Paul Andersen: Pay for alternative energy or super storms?
October 1, 2017
Here's a choice: Do we pay for renewable energy or pay for climate change?
The Colorado Springs Gazette, in an editorial Sept. 20, favors the latter by decrying energy alternatives as an economic burden: "Colorado efforts to fix global warming financially burden the working class and poor. This is no longer speculation. Numbers tell the story in a news report released by the Colorado-based Independence Institute."
The Independence Institute is a Denver-based libertarian think tank that champions the continued use of fossil fuels. Its other right-wing agendas include opposition to the Affordable Care Act and support of the right to carry concealed weapons. No wonder the Institute churned out a study attempting to undermine action on climate change.
The study victimizes Colorado's working class and poor in a shameless guilt trip by lamenting how they will suffer financially from a shift to alternative energy as Colorado strives to reduce the state's per capita carbon footprint.
The conservative Gazette is marching lockstep with a purveyor of anti-environmental propaganda. What really rankles the Gazette is that Gov. John Hickenlooper has pledged to fulfill the Clean Power Plan mandate, despite the Trump administration's obeisance to the continued development and consumption of fossil fuels.
"President Donald Trump rescinded the plan with a new executive order," cheered the Gazette, "but Colorado will forge ahead without regard for the effect on electric rates."
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Good for Colorado! By mandating renewables, consumers may actually appreciate the value of electric power as a resource to steward rather than to throw away on energy extravagances that define most American lifestyles. Pricing creates an incentive for embracing efficiency and reducing climate changing emissions.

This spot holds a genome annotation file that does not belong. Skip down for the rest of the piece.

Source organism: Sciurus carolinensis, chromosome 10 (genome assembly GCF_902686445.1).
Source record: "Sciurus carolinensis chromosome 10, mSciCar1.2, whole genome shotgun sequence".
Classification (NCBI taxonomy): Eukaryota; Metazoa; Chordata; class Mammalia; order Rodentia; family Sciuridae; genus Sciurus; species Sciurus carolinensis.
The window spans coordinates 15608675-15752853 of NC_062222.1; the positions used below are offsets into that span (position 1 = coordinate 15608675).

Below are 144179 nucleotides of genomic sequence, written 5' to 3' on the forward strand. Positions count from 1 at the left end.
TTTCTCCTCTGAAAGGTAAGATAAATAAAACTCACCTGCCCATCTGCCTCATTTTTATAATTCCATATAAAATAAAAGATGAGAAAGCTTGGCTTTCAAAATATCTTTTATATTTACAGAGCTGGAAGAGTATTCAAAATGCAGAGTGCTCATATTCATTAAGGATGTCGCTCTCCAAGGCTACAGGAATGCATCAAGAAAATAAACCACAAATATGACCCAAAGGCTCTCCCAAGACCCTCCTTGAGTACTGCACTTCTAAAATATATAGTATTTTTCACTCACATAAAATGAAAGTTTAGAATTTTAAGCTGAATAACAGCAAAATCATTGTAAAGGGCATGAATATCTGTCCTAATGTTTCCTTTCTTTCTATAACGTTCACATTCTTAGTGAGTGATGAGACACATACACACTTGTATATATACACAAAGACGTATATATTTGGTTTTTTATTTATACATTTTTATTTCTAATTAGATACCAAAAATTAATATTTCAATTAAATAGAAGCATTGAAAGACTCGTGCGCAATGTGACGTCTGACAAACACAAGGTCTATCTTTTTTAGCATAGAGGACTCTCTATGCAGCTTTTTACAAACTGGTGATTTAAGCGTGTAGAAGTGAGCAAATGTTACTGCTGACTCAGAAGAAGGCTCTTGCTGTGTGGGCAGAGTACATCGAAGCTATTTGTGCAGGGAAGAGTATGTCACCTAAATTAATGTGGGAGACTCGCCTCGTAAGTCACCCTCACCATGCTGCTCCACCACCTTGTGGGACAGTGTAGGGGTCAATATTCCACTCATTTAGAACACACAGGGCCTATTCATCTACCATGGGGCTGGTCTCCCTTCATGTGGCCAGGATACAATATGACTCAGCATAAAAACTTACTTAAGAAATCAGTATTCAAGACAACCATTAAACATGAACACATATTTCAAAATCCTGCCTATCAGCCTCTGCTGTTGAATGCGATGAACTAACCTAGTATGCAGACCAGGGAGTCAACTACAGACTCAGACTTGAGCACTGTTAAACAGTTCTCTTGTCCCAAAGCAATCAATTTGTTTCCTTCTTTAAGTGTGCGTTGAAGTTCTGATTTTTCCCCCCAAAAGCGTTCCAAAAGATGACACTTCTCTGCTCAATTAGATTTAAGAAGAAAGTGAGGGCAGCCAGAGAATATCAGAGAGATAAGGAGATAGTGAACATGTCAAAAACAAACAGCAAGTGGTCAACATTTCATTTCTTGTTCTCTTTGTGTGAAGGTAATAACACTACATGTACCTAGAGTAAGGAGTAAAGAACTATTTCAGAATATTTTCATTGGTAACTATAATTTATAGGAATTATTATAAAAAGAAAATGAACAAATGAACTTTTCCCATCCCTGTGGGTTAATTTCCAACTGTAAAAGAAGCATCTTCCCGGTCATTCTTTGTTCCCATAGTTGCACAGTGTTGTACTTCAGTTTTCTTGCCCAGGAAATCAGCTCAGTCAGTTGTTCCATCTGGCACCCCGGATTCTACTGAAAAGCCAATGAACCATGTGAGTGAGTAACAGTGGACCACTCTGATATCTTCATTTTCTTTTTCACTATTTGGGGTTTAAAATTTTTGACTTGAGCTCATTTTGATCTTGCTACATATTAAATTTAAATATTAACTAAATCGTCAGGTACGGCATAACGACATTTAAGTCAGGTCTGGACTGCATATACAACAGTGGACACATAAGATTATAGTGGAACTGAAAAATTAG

Conservatives at the Gazette see this as a threat to liberty — the liberty to waste energy from coal generation, the liberty to pollute the commons with carbon, the liberty to increase the likelihood of more and bigger super storms like Irma and Harvey.
Meanwhile, even liberal Time magazine took an odd stance in its current issue with the cover headline: "The storms keep getting stronger. And so do we." Talk of hubris!
Time rightly commemorates the quick and effective response of rescue units responding to storm damage and social mayhem in the wakes of hurricanes of unprecedented force and rainfall. The humane response was indeed inspiring.
But only in the final paragraphs does Time acknowledge that climate change contributes to super storms, a point that makes climate change deniers boiling mad. How inconvenient are certain truths to entrenched ideologies.
Scott Pruitt, the Trump appointee who heads the EPA, was quoted with a caution that it would be "insensitive" to bring up climate change at a time of natural catastrophe. His objections were met with rancor by the mayor of Miami, who described the deadly hurricane that hit his state as a "poster child" for what's to come.
Time agrees: "Warmer water and atmospheric temperatures are fueling extreme weather conditions. The greenhouse gases humans are pumping into the planetary system are a powerful and correctable cause of the illness."
Tempering the Earth's deadly fever will require investment now, but the dividends of climate stability will be worth every penny — even if it means the poor and working people of Colorado must pay a fair share of the consumer burden we all must accept.
"Colorado serves as a case study in renewable energy standards," boasts the Gazette. Except that it's not a boast. The Gazette condemns our progressive state for endorsing energy alternatives that undermine the vested interests of the fossil-fuel industry. "The numbers don't lie," concludes the Gazette with righteous indignation.
Other numbers don't lie, either — like the numbers of homeless and destitute poor who watched with terror as their floodplain home sites were submerged by torrents of super storms. Or by the vast number of the world's poor who will suffer the most with rising oceans. Other calculations must factor in the billions of dollars taxpayers will provide for salvaging storm-hammered communities.
The numbers add up to this: Colorado must continue its intelligent shift to alternatives rather than cater to the dictates of fossil fuels industries, their conservative interest groups and their shameless media mouthpieces.
Paul Andersen's column appears on Mondays. He may be reached at firstname.lastname@example.org.
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